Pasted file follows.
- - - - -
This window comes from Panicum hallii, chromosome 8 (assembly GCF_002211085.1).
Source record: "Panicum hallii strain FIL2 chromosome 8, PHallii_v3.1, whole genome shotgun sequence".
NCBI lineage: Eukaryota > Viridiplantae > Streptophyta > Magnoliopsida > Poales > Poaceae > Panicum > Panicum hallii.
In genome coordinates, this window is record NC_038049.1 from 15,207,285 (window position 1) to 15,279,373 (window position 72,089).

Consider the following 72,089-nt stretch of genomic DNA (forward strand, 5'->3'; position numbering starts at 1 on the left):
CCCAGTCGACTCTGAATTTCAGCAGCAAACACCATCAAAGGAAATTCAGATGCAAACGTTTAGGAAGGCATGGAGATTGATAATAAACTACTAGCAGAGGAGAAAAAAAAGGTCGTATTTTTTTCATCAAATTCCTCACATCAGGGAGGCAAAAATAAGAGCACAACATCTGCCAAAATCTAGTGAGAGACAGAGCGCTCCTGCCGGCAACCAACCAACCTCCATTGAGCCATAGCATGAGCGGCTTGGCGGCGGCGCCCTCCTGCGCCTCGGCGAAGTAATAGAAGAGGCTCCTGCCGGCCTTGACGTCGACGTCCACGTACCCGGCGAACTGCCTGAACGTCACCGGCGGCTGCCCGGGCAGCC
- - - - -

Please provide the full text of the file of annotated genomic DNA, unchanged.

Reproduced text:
This window comes from Panicum hallii, chromosome 8 (assembly GCF_002211085.1).
Source record: "Panicum hallii strain FIL2 chromosome 8, PHallii_v3.1, whole genome shotgun sequence".
NCBI lineage: Eukaryota > Viridiplantae > Streptophyta > Magnoliopsida > Poales > Poaceae > Panicum > Panicum hallii.
In genome coordinates, this window is record NC_038049.1 from 15,207,285 (window position 1) to 15,279,373 (window position 72,089).

Consider the following 72,089-nt stretch of genomic DNA (forward strand, 5'->3'; position numbering starts at 1 on the left):
CCCAGTCGACTCTGAATTTCAGCAGCAAACACCATCAAAGGAAATTCAGATGCAAACGTTTAGGAAGGCATGGAGATTGATAATAAACTACTAGCAGAGGAGAAAAAAAAGGTCGTATTTTTTTCATCAAATTCCTCACATCAGGGAGGCAAAAATAAGAGCACAACATCTGCCAAAATCTAGTGAGAGACAGAGCGCTCCTGCCGGCAACCAACCAACCTCCATTGAGCCATAGCATGAGCGGCTTGGCGGCGGCGCCCTCCTGCGCCTCGGCGAAGTAATAGAAGAGGCTCCTGCCGGCCTTGACGTCGACGTCCACGTACCCGGCGAACTGCCTGAACGTCACCGGCGGCTGCCCGGGCAGCC